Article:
Since Covert Missions dropped, hero droids and Trandoshans have been the dominant force. However, in mid-May, an unofficial holocron was released by Nicholas “The Gandork” Nelson, which has been adopted by a large number of tournament organisers. We’ll write a more in-depth analysis of the implications of this move later, but for now, the important point is that droids and Trandoshans have effectively been nerfed by the community, paving the way for new deck archetypes to rise to the top.
The Gandork Holocron, or Gandorcron, has almost no direct effect on mill decks (other than the addition of Hidden Motive to the restricted list). Mill is already strong in the standard format, so the adoption of these changes effectively gives mill a boost.
There’s lots of mill decks out there, but the one we’re focusing on today is eLeia/eLor San Tekka/Long Term Plan, which took the runner-up spot in the first Entourage Gaming Event utilising the Gandorcron, and finished first in the most recent UK TTS Theme Event on 7 June (the deck being allowed as Lor San Tekka and Leia meet in the Poe Dameron comic book series).
To discuss the deck, we’ve got a return of Wotjek “Hipo” Wisniewski of Krakow’s Krak Dragon Howlers, who was the deck’s pilot in both of its recent successes.
However, before we dive into the deck, I’d like to mention that Hipo and others from the Polish Destiny community have started running regular TTS events: The TTS Polish Opens. While player numbers have been smaller than UK or US based events, most of the folks attending are seasoned Destiny players, making it the perfect testing ground for larger events. They also take place in the evening Polish time (UTC+2), putting them in the middle of the day for Americans, so are convenient for a lot of destiny players (with apologies to those in the Far East and Antipodes).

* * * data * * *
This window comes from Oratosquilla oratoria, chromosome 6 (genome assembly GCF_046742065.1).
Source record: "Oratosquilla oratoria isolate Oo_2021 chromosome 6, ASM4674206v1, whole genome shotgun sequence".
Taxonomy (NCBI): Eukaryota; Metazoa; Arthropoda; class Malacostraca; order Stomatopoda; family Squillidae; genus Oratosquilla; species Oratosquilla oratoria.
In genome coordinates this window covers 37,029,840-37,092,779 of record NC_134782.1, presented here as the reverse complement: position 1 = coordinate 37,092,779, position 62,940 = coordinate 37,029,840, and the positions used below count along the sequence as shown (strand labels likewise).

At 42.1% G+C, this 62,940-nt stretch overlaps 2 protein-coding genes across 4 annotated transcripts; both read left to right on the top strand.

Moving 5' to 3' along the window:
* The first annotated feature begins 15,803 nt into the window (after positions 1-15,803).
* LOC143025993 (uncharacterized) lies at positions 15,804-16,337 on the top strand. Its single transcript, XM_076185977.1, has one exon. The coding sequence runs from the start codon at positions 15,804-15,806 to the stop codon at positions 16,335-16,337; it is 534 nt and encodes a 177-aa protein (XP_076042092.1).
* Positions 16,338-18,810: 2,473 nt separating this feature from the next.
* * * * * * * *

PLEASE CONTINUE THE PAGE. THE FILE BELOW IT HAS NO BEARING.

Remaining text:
The next event is Saturday 13 June and anyone is welcome. If you’re interested, check out their events page here:
Twas the Night Before Christmas, or rather before the first big tournament using Gandorcron, and I had no idea what to play. I was testing a few different decks with my good friend and teammate at Krak Dragon Howlers, Adrian vel Night, and he destroyed me at every corner, both using his new Palp, as well as this horrible, horrible mill deck, and reminded me why I hate mill so much.
Unfortunately with Gandorcron disabling the two best aggro decks, I knew mills would have a field day and will rear their ugly heads again (that’s the main reason I’m not sold on this thing). So I thought to myself, if I was able to nerf Trando (kidding of course), why shouldn’t I do the same for mill, especially since Adrian choose to go with Palp.
So I took his Leia/Lor, changed a couple of cards and took it for a spin. After it performed very well (finishing 2nd, with the only loss after a really close game) in a standard event, I realized it would be legal at the theme event held by UK community. So I went with it, and won.
But enough with the backstory, on to the deck inself… it’s mill, it destroys your hand and discards your deck. It’s annoying as hell.
What makes this deck work, despite having only 4 dice and 21 total health? The answer isn’t easy to find. I still can’t put my finger on what the key factor is here.